Building and Testing gcc/glibc cross toolchains


Note: This page is out of date. See Crosstool-NG for a more up to date toolchain script.

Note: be sure to read crosstool-howto.html; that's the real doc.

Trouble in crosscompiler land

Building a gcc / glibc cross-toolchain for use in embedded systems development used to be a scary prospect, requiring iron will, days if not weeks of effort, lots of Unix and Gnu lore, and sometimes willingness to take dodgy shortcuts. This is a problem not only for individual users, but also for the gcc project as a whole, since the gcc team relies on users to test upcoming releases of gcc, and the difficulty of building the toolchain for embedded targets restricted the number of people able to help with the testing.

At Ixia, I had been maintaining a toolchain by starting with a commercial free embedded linux toolchain, and overlaying it with newer versions compiled from scratch as needed to fix problems. This became harder to maintain as time went on.

Enhancing the community build script

After some months of frustration, it became clear we needed an easy way to build and test gcc/glibc cross-toolchains from scratch. Looking around, I realized that Bill Gatliff's crossgcc FAQ and build script, what most of the community used to build cross-compilers, was almost what I needed, so I rolled up my sleeves and:


I call my updated script and associated patches 'crosstool'. It's fairly easy to use and can be run unattended as part of an automatic build process, and should go a long way towards making it easier for the average developer to get started with gcc cross-compilers and help test new releases of gcc.

You can see from the build matrix included in the buildlogs directory of the crosstool tarball that many combinations of CPU, gcc, glibc, and Linux produce toolchains which can in fact compile user programs and the Linux kernel. You can also see which combinations don't work, and by clicking on their entries in the matrix, you can see the last 300 lines of the build log, including the error that stopped the toolchain or kernel build.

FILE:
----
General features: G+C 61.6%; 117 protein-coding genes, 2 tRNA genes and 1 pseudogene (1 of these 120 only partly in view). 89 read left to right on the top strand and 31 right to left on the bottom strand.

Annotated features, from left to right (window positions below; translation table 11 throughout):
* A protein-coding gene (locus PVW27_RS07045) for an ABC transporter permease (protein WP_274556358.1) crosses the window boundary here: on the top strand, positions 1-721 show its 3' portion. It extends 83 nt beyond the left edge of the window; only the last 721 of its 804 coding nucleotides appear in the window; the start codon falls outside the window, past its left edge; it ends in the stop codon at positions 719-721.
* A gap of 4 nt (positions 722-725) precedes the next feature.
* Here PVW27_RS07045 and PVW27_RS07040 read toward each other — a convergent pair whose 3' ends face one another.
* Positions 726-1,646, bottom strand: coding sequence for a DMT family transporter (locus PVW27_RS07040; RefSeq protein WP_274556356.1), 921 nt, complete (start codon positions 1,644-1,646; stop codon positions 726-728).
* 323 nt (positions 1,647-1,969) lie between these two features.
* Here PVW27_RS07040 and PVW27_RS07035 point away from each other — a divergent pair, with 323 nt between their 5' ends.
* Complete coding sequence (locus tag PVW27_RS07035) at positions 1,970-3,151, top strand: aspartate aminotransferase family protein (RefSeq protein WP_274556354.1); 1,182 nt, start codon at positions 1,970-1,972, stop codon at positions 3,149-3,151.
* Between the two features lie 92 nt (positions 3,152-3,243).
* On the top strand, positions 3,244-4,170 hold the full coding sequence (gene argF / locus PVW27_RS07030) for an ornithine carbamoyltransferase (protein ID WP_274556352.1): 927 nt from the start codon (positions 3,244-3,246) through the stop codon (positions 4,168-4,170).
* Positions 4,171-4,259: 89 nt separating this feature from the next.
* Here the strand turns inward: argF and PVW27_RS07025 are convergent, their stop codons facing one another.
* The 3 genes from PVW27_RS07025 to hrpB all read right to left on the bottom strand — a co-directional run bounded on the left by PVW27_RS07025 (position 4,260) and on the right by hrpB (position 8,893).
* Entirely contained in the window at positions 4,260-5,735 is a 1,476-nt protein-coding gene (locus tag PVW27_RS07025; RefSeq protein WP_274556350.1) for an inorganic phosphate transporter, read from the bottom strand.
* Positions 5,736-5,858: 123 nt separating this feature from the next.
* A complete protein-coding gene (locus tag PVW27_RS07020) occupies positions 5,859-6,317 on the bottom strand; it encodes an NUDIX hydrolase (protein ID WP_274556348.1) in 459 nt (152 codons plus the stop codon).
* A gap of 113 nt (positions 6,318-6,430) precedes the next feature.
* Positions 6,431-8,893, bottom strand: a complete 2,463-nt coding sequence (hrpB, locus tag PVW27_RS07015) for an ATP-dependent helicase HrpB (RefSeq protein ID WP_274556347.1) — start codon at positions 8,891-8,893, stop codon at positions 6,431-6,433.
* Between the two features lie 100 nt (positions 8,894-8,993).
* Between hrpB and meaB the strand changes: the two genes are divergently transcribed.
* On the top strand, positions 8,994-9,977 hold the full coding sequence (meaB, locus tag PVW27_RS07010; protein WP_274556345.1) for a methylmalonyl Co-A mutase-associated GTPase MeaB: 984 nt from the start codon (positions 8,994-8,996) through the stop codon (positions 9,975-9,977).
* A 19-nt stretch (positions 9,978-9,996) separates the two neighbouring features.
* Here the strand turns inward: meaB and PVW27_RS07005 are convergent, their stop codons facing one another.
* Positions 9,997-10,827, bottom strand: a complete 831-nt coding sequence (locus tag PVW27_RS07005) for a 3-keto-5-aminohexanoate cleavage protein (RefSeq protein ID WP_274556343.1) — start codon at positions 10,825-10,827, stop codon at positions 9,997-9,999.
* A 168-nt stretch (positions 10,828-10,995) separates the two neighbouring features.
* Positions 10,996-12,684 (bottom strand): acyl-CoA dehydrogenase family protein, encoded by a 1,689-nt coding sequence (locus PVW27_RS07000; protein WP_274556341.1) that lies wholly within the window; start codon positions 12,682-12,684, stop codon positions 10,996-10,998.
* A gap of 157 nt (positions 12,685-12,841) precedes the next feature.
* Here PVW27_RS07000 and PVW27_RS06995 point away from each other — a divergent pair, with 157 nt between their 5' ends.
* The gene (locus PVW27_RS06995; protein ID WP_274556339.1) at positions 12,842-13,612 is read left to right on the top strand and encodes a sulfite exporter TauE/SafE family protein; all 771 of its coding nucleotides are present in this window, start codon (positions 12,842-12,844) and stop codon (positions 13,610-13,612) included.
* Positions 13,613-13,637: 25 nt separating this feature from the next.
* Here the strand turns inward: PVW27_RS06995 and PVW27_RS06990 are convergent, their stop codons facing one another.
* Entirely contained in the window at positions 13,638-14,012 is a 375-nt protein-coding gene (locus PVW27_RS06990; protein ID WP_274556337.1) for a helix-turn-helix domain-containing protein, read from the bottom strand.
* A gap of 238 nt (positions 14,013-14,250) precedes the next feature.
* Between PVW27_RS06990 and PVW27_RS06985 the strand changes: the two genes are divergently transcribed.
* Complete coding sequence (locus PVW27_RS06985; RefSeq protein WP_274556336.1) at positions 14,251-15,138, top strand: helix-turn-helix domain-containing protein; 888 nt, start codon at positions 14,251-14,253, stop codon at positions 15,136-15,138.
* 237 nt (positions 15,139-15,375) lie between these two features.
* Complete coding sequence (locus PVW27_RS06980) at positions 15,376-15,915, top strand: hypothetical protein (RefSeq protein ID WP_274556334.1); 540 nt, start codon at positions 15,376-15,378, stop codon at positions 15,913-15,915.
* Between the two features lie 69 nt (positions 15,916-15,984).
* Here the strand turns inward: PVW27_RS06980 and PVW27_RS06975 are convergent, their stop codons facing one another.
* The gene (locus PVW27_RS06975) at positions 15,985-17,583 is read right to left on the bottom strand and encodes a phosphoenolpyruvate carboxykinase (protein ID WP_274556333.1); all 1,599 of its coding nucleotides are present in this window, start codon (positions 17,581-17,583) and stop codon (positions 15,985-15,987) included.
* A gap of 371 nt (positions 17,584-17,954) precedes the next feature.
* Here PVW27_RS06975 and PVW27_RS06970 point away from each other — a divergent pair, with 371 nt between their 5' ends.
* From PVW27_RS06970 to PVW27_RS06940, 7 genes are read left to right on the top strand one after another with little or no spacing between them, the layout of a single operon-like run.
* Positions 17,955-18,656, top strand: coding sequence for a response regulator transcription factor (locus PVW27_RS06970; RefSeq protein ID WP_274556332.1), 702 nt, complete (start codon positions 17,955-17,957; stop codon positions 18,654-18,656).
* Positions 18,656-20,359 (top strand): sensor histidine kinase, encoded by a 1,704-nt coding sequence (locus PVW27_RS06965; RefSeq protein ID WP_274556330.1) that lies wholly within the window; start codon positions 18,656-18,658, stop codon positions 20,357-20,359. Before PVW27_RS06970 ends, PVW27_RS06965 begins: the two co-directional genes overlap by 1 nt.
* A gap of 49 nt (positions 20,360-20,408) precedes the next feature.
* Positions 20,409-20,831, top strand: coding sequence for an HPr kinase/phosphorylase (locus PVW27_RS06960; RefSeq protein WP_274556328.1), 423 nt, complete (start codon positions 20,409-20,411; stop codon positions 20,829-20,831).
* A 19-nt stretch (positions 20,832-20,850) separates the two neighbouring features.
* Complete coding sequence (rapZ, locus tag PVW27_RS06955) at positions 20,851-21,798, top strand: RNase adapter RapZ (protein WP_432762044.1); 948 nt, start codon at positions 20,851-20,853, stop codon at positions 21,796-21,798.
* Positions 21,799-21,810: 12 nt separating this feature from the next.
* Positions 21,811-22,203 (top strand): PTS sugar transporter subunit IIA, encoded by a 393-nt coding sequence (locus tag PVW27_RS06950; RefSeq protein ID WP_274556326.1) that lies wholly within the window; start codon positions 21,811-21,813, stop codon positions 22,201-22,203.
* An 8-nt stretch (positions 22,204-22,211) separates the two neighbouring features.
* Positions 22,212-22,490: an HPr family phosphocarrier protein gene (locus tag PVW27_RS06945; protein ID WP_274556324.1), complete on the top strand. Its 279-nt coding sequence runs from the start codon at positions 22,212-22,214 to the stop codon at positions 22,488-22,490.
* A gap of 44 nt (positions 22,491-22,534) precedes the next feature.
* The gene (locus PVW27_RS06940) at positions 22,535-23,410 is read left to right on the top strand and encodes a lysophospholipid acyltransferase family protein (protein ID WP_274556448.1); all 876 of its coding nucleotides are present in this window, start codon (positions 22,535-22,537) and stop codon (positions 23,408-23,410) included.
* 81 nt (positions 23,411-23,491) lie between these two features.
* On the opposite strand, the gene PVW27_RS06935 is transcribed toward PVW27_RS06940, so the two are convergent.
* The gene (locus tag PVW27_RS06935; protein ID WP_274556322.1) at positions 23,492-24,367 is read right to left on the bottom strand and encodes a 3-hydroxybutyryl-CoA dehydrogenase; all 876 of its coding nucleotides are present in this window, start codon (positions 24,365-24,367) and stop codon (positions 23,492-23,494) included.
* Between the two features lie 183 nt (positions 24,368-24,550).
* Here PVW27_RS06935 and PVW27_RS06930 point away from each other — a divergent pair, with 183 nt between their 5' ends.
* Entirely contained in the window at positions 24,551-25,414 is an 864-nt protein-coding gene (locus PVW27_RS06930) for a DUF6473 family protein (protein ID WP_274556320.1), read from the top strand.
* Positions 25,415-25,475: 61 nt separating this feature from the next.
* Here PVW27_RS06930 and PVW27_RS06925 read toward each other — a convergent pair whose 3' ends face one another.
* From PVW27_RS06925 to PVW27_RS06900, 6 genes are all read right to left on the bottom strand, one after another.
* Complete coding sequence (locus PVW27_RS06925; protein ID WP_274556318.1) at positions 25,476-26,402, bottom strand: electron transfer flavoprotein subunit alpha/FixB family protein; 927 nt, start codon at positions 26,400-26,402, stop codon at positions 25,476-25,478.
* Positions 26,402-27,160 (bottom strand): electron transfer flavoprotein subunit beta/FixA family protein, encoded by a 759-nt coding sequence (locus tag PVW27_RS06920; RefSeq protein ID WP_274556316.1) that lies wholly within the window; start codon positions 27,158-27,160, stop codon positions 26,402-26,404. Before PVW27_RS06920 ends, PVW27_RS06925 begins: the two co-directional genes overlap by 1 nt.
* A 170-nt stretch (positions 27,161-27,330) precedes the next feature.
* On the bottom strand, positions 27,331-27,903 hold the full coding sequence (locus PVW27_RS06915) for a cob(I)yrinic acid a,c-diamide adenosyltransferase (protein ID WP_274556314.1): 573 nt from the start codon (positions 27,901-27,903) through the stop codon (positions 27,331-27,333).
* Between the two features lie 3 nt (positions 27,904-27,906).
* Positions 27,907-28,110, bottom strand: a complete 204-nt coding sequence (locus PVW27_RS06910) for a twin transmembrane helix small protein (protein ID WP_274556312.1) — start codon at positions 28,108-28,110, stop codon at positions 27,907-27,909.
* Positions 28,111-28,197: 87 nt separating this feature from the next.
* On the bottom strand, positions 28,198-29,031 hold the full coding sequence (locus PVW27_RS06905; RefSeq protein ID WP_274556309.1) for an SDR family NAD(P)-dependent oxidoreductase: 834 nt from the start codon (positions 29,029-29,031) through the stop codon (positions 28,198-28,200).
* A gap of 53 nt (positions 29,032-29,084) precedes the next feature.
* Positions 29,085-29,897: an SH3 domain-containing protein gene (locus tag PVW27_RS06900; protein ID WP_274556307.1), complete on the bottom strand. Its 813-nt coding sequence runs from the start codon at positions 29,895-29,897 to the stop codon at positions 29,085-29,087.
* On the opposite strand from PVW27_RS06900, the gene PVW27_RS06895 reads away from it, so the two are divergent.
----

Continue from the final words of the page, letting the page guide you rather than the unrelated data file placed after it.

(I used to have test results here for some embedded processors, but they're a bit out of date.)

Here are a few success reports from other users:

Actual comments from happy users:


Picture of Dan Kegel

About the author

Dan Kegel is a software engineer currently employed by Google. He has been programming since 1978, and mentoring intern programmers since 1994. He served on the JSR-51 committee which helped add nonblocking I/O and file locking to the Java platform. His web site "The C10K Problem" is well-known among a small circle of internet server programmers, and his essay "The Case for Linux in Universities" has been translated into Spanish, Hindi, and Telugu. He maintains as a service to the Los Angeles Linux community. He thanks his wife Liz Fuller for her support and patience during his periodic save-the-world quests, Ixia for sponsoring the first four months of this work, Bill Gatliff for the original script, Kaz Kojima and Daniel Jacobowitz for supplying patches on the spot to solve various problems, and the many crosstool users who have submitted bug reports, fixes, and enhancements.

Last Change 7 Dec 2006
The latest copy of this document can be found at
Portions Copyright by Ixia, 2003
Portions Copyright by Google, 2003-2006
Crosstool is free software; you can redistribute it and/or modify it under the terms of the GNU General Public License as published by the Free Software Foundation; either version 2 of the License, or (at your option) any later version.

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